The second half of our trip was spent exploring many of the amazing crags that Cataluña has to offer. The top three crags we visited were Tres Ponts, Terradets and Siurana.
The main wall at Tres ponts is an amazing and huge 55 meter overhang which is littered with big flaky jugs, many of which are upside-down. The combination of steep walls and big undercut holds creates an arm blasting, pump inducing delight of a climbing venue. This coupled with its stunning location down by a river and the easy 3 minute walk in come together to produce a brilliant place to climb.
Bruixes wall at Terradets is where we spent much of our time whilst in Spain. We arrived intending to spend 4 day there but left after 15. The beautiful Tufa and jug laden wall as well as the friendly and supportive atmosphere had us returning day after day. Many of the routes at Terradets follow a similar format and style, big rounded skin friendly jugs and huge dripping tufa systems, the routes are around 35 meters long and every route I climbed there was an absolute joy!
Siurana village is situated on the very top of the hill with the cliffs working as a magnificent natural defence for the village (I think this is the reason that Siurana was the last Moorish stronghold in Europe). The famous climbing at Siurana is on these cliffs. I think Siurana is probably the most picturesque place we visited whilst in Spain and it is just a stunning place to climb. The climbing is generally on less steep walls than the other two destinations I have written about. The walls are a lovely orange colour and the predominant hold type is edges, cracks and crimps. The climbing a Siurana reminded me very much of the climbing at home (generally technical moves on small crimps) and was perhaps not quite as downright fun as the other two venues. That being said, the climbing suited me well so I enjoyed my time there.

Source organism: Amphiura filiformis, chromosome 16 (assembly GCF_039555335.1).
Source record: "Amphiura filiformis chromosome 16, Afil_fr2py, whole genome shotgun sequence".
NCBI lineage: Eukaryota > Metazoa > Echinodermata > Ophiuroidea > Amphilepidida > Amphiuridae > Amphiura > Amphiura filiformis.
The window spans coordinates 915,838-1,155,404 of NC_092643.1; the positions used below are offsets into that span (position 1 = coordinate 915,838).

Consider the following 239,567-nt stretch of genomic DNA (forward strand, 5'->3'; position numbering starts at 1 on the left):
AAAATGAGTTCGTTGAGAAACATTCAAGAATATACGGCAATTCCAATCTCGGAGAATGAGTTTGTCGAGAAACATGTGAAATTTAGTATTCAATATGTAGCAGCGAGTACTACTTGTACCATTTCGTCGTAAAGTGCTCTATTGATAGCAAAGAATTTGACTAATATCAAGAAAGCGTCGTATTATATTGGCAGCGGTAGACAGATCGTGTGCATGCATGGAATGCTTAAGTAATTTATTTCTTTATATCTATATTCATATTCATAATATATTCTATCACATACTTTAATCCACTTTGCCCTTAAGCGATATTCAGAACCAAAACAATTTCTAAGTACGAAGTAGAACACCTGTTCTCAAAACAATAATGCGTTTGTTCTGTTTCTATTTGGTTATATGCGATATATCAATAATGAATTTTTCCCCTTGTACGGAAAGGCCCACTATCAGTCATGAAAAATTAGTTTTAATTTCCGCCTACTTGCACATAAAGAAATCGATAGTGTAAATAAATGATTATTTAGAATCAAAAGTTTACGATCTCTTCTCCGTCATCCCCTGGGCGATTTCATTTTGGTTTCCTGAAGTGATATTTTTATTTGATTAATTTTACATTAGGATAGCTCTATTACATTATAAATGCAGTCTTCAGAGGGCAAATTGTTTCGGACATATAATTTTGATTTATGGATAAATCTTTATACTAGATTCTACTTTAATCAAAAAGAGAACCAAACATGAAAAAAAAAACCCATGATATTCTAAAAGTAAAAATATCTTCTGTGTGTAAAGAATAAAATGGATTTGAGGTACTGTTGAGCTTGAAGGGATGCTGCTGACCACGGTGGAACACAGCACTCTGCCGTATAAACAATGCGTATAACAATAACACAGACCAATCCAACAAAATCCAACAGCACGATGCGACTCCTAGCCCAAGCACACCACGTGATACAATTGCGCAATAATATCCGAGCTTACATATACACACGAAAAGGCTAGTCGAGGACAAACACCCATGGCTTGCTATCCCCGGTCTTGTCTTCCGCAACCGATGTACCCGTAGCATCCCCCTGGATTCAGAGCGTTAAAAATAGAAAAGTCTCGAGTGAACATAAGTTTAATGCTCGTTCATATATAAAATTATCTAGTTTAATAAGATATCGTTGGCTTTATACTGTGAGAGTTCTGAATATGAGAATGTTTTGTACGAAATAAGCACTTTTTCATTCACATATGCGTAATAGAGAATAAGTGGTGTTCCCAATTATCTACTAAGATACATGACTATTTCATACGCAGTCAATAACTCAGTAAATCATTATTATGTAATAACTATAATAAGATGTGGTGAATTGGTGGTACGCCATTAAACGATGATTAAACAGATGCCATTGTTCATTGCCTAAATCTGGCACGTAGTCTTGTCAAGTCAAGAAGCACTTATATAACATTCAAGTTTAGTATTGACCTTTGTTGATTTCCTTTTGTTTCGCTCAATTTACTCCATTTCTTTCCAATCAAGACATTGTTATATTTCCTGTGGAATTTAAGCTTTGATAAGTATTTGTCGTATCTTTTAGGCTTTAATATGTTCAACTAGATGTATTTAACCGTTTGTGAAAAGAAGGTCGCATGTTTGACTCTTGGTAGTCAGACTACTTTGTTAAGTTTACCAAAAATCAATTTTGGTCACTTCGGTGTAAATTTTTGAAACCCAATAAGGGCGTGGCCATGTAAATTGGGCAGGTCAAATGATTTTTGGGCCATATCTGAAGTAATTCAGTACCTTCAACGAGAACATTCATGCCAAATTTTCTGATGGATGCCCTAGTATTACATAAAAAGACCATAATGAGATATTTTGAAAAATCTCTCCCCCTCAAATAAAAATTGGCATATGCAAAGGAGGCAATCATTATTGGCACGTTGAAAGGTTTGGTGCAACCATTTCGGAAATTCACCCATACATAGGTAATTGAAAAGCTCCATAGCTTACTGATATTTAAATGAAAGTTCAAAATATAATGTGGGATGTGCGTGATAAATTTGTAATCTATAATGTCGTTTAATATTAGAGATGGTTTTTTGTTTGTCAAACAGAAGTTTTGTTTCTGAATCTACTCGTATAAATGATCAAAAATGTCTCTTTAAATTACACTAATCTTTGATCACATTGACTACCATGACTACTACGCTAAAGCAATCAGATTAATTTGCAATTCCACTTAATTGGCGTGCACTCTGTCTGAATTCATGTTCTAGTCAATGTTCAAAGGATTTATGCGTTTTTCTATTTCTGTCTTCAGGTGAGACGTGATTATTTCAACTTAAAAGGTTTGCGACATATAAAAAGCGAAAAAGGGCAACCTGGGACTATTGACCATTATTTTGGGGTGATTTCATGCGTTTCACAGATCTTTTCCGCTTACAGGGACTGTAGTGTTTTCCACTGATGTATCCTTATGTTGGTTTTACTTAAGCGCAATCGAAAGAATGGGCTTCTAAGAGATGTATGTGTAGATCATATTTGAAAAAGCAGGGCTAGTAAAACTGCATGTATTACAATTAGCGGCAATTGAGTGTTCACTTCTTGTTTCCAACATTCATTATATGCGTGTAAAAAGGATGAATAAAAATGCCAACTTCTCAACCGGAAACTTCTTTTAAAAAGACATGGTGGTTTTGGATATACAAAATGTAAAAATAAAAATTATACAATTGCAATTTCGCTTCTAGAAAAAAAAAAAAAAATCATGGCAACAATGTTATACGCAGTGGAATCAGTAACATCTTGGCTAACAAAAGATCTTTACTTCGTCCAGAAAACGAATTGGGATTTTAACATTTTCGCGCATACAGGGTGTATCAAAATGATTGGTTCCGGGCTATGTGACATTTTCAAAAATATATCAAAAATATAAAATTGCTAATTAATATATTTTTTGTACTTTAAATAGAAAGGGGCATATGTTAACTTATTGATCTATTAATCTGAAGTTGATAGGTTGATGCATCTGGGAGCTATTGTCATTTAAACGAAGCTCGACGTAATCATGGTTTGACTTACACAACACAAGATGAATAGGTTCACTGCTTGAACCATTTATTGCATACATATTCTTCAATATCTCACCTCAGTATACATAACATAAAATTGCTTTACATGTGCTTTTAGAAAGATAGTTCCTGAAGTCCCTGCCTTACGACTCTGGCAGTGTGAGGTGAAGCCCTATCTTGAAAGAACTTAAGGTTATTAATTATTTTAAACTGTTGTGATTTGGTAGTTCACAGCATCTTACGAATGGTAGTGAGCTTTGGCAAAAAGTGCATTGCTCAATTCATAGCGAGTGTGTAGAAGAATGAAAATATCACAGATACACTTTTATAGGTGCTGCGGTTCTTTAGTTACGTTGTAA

I think if I had to choose one desert island crag out of every crag we visited it would have to be Terradets, but I wouldn’t recommend it if you are wanting to climb routes below 7a+.
After concentrating on onsighting for the first part of the trip I planned to put some effort into redpointing for the last month or so. At Terradets I climbed Golpe de Gas 8b. This route starts off in classic Terradets style, with lots of tufas and big holds for 30 very pumpy meters. The last 5 meters consist of a tricky boulder problem using two very small crimps which would weigh in at about Font 7A. The boulder problem was fairly steady on its own, but coming at it pumped made the final move to a blind pocket tricky to stick. On my first redpoint I fell with my hand in the last hold. The route took me four more days to complete and ended up being an exercise in resting as much as climbing so you arrived at the boulder problem as fresh as possible. In the end it was as much relief as joy and satisfaction to catch the finishing hold.
In Siurana I made fairly quick work of Ramadan 8b managing to haul myself up it 2nd redpoint. I am happy to be feeling steadier at this grade. Ramadan is a spectacular route up an enticing orange streak and is defiantly one of the most beautiful lines I have climbed. Unfortunately I couldn’t make anything harder stick. I came agonisingly close on Renegoide 8b+ dropping the final hold twice but in the end illness and a lack of time thwarted my attempt.
Overall 2012 has been a great year and i cant wait to get 2013 started.
Here are some of my climbing highlights from the last year:
Hole Lotta Love E8 6c? First Ascent
Masters Edge E7 6b ground up
Golpe de Gas 8b
Segre 8a onsight
El Latido del Miedo 8a onsight
The Bridge of Khazared Dum 7C+?
Who do you say I am E5 6c Highball
I have also had my first year being sponsoured by Mammut, it has been a joy to use their quality gear on all of my ascents.
Happy New Year. I hope everyone achieves their goals in 2013.